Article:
How To Deal With Extreme Weather

Forecasting the weather may be the only occupation people can predict inaccurately more often than not and keep their job. Planning ahead by checking 10-day patterns provides little solace when you get stung by severe weather on moving day. These are three types of extreme weather that can derail a scheduled move unless you are prepared to negotiate them.

  • Heavy Snow: Freezing rain and blizzard conditions can make moving day a risky proposition. Fewer people move during the winter months because of these unpredictable weather conditions. A few-hour delay may be in order if you live in an area with good plowing and road sanding practices. But if the roads are unlikely to be safe that day, better to postpone.
  • Torrential Downpours: Hard rains make driving conditions unsafe. They also can result in flash flooding. The last thing anyone wants is to be involved in an accident that results in injury or property damage. It’s advisable to wait out torrential downpours and make sure your moving route has not been compromised.
  • Extreme Heat: When temperatures soar into the 90s or higher, it may be wise to expand the timetable. Safety dictates that you should only perform vigorous activity early in the morning or after late afternoon. Avoid working during peak sunlight and heat whenever possible.

Perhaps the best solution involves discussing a so-called “rain date” with the moving company—factor in unforeseeable weather events by including a flexible timetable.

Issues at Your New Home

Unexpected challenges might also come up when you arrive at your new home. Most of these problems will have easy solutions that you can prepare for. 

  • Utilities: Keep the contact information of your utility providers readily available if there’s an issue with your gas, electricity, or other services when you arrive. Ensure you have an emergency kit as part of your essentials supplies that include flashlights, candles, water, and some nonperishable food.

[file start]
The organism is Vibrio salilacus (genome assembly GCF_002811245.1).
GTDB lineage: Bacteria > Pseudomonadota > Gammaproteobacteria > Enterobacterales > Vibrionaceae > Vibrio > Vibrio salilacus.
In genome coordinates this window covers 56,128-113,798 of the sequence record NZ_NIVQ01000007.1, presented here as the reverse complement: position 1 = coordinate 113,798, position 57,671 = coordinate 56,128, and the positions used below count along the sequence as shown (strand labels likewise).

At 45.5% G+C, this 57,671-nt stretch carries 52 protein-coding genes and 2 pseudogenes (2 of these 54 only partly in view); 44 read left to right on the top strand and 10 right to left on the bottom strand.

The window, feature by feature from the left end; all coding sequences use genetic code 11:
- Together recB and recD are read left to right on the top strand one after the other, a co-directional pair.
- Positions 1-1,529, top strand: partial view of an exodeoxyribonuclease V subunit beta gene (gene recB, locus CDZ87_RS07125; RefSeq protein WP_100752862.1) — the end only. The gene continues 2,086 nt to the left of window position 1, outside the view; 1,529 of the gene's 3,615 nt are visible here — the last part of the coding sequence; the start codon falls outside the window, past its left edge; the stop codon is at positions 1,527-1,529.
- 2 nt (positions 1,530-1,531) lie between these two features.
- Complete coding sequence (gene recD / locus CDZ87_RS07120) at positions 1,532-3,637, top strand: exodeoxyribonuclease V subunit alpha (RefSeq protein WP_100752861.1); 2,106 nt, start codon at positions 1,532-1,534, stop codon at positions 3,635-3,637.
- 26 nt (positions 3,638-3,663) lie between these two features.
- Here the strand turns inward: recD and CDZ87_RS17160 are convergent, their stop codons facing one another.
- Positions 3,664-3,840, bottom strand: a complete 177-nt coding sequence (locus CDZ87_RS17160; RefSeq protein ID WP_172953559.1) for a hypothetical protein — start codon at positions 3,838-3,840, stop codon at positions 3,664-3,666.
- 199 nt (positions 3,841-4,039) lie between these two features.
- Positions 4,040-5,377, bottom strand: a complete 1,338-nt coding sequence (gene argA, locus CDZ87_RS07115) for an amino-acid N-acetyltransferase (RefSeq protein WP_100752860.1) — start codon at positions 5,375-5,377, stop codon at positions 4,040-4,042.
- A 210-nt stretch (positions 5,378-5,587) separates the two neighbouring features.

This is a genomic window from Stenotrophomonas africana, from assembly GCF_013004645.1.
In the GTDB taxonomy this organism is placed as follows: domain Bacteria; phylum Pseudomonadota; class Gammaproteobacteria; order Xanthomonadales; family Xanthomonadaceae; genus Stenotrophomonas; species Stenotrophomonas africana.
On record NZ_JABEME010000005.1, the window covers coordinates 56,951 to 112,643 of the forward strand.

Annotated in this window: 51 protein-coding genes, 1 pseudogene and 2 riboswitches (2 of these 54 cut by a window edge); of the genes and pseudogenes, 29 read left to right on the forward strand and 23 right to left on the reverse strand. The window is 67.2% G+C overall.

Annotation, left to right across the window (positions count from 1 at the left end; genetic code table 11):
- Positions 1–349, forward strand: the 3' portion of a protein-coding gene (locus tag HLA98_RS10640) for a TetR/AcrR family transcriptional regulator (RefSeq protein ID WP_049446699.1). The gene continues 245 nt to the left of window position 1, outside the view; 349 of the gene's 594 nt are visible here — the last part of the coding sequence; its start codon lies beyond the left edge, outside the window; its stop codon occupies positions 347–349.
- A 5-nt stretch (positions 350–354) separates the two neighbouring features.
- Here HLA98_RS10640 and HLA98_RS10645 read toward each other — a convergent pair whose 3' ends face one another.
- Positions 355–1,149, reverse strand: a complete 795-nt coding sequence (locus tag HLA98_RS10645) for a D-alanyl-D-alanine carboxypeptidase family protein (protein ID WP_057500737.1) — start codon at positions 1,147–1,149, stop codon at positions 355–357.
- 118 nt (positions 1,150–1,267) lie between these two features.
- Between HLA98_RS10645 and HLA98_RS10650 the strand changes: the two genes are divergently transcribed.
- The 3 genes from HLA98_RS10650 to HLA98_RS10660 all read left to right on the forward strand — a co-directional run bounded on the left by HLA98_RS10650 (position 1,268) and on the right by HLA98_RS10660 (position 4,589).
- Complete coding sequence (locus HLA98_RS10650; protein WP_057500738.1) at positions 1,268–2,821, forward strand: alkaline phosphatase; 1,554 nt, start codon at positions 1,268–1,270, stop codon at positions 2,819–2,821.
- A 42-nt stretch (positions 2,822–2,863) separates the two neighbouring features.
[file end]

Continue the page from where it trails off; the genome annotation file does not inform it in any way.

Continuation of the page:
• Handyman: Make sure you have the number of a local handyman or your landlord handy if there is an emergency with your new home.
  • Essential supplies: Gather your essential supply kit while you pack your home so that if you run into any problems on moving day or need to check into a hotel, you have what you need.

Furniture Too Bulky To Get Through The New Door

Not measuring furniture to determine whether it fits through the new home’s doorway occurs more often than you might think. Most people already know their belongings fit through door “A” because it was delivered to them. But not all entrances are created equal, and a narrow opening often proves problematic.

There are several ways to resolve an oversized furniture problem, although some may seem unenviable. Take the door off the hinges to gain a couple of inches in width. Remove the item’s legs and dismantle it if possible. If that fails, you can sell it, buy slimmer furniture or call a carpenter. It may not seem like a desirable solution, but door frames and large windows can be removed temporarily and put back after the furniture is inside the home. A good carpenter can make it seem as if nothing was removed. Make sure you have a small tool kit pack in your essential supply kit. It will come in handy right away at your new home.

Moving Assistance

The best way to overcome moving day problems is to work with an experienced professional company that has negotiated these and other issues before. When selecting a reputable moving company, don’t hesitate to ask them “what if” something goes wrong.

Contact us for a free quote.